The Nature of President Obama's Death Threats: Peaked Early, Still Bad, Mostly Scary White Guys

Touchy subject of would-rather-not proportions: threats made against the 44th American President. There are fine lines between free-speech and danger. The New York Times reports on the people who draw them seeing an early spike, but still being strong concerns.

Of course, when your job is to protect the President of the United States, and the first black one at that, it goes without saying, but "strong concern" is the default position. Early on, however, it was really, really bad: one such threat resembles most of them, and take a guess what kind it was. Ready? Yeah: White, former Marine, even had a name for it. "Operation: Patriot." Scary, much?

The Marine, Kody Brittingham, a 20-year-old lance corporal, wrote that he had taken an oath to "protect against all enemies, both foreign and domestic." In a signed "letter of intent," tucked away in his barracks at Camp Lejeune, he identified a "domestic enemy" he planned to eliminate last winter: President Obama.

Creepy white domestic terrorists are the worst kind of creepy. They're not even exotic. And they're predictable in their lameness, too, all creeping out of the woodwork whenever a Democrat gets elected to office. The White House and Secret Service, before Obama was in office, started intercepting a number of threats raising "deep concern." As the Secret Service almost never comments on procedure as a matter of policy—if ever—it's probably safe to assume this was a euphemism for "record amounts."

The Nature of President Obama's Death Threats: Peaked Early, Still Bad, Mostly Scary White Guys

Though the threats peaked early, they're still trying to discern the difference in how seriously to deal with, say, the Arizona pastor who prayed for Obama to die and the airport security guard in New Jersey who has an arsenal of 43 guns and hollow-point bullets at the ready. That's this charmer, John Brek, who only went to jail for 29 days.

Interestingly enough, Rahm Emmanuel is the guy Homeland Security secretary Janet Napolitano—whose agency has overseen the Secret Service since it was taken over from the Department of Treasury in 2003—reviews everything accumulated by their Internet Threat Desk with every week. Rahm—scary in his own right—is the one sorting through these things, which is somehow reassuring. But there've been far more and far worse ones than we've been privy to. This is where it gets interesting:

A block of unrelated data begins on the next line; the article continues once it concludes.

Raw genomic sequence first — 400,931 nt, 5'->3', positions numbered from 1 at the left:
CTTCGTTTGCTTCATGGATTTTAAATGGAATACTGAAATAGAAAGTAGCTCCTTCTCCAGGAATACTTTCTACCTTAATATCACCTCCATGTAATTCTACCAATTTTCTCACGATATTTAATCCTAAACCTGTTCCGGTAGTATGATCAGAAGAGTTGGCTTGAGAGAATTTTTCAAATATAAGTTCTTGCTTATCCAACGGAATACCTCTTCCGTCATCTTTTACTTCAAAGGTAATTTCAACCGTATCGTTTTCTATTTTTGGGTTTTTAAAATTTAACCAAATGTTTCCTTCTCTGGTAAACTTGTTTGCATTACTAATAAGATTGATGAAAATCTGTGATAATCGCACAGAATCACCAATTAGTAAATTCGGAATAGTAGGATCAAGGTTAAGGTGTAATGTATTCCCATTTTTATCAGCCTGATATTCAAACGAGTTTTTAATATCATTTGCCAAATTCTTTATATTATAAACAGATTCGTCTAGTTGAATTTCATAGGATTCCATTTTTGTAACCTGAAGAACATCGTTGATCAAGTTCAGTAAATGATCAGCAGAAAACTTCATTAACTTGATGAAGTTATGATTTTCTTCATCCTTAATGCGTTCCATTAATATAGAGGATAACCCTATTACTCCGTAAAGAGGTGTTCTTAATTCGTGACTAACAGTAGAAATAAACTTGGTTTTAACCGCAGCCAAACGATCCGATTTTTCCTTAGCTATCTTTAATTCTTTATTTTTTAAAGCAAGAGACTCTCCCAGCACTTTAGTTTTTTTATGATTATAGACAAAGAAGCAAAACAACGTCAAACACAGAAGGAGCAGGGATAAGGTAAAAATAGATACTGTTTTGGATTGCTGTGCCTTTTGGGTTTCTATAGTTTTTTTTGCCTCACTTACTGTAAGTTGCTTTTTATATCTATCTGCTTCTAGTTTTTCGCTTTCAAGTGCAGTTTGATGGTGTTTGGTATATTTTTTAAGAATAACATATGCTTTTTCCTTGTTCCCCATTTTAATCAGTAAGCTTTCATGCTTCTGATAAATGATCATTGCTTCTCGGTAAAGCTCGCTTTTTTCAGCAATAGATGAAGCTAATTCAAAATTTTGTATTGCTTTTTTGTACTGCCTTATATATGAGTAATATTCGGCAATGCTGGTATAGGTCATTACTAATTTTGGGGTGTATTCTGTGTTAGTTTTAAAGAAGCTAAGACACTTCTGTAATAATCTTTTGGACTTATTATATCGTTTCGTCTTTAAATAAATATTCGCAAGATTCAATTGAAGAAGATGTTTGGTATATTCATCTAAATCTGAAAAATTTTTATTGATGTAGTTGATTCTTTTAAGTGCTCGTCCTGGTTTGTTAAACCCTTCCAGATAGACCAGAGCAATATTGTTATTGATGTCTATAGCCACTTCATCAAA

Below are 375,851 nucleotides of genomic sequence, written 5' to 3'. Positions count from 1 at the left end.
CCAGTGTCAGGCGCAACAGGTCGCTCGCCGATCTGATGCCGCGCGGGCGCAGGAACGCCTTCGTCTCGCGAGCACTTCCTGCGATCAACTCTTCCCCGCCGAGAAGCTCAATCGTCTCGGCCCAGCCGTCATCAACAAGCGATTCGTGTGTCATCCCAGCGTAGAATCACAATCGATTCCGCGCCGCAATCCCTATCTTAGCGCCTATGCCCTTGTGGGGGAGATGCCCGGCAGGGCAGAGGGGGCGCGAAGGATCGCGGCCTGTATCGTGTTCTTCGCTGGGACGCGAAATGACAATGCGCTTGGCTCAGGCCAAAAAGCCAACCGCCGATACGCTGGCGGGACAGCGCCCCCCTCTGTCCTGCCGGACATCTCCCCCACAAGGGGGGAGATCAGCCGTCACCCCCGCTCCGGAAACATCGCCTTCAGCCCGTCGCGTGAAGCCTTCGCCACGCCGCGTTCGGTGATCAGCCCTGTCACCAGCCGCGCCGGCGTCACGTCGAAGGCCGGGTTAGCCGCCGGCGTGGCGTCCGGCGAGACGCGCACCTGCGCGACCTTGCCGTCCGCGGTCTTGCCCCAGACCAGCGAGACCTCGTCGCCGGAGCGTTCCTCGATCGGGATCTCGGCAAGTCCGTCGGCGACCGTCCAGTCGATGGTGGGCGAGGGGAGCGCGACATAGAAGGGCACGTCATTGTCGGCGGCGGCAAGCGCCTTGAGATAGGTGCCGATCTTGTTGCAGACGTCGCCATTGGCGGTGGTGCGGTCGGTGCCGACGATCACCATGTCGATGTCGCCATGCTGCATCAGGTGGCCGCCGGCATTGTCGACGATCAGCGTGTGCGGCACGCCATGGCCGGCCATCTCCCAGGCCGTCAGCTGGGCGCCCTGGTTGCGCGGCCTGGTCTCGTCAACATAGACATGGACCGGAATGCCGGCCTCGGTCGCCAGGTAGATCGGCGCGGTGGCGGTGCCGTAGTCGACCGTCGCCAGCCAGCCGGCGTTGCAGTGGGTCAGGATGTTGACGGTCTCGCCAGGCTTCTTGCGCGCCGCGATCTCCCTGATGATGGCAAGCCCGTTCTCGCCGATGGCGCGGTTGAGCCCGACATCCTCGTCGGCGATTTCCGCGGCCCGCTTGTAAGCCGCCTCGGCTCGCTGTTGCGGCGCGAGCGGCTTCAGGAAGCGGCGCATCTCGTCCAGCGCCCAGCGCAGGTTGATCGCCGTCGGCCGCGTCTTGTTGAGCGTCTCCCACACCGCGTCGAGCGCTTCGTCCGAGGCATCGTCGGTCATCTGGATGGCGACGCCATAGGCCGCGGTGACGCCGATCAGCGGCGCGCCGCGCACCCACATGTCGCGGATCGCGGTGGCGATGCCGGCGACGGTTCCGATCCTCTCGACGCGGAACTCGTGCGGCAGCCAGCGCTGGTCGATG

A review of dozens of court records and police reports by The New York Times uncovered an array of cases, most of which did not gain public attention even as they rang alarm bells at some of the highest levels of the government. Some involved suspects with a history of violence or mental illness and easy access to guns and explosives, while others involved men whose menacing talk was ultimately deemed to be just that by the authorities.

You know the old saying: Guns don't shoot people, gun-owners shoot people with guns. Both are subject to malfunction and are terrifying. The number of threats against the President spiked again this summer, and naturally, the Secret Service sees the depressed economy as the impetus behind the increased amount of threats. Yet between the Party Gatecrashers incident, the report of the way-more-than-we-knew numbers, and the increased likelihood of this country spawning more and more people who are scared, angry, hungry and pissed with each dollar they find themselves short, we're a long way from any security climate resembling normal.

The further we go, the deeper the hole to fall: especially after the presidency of George W. Bush, which openly encouraged and provoked fanaticism and Christian extremism from the top, electing a black president was never not going to come with these problems. The only comfort anyone can take in this is, I guess, that it didn't stop people from doing so.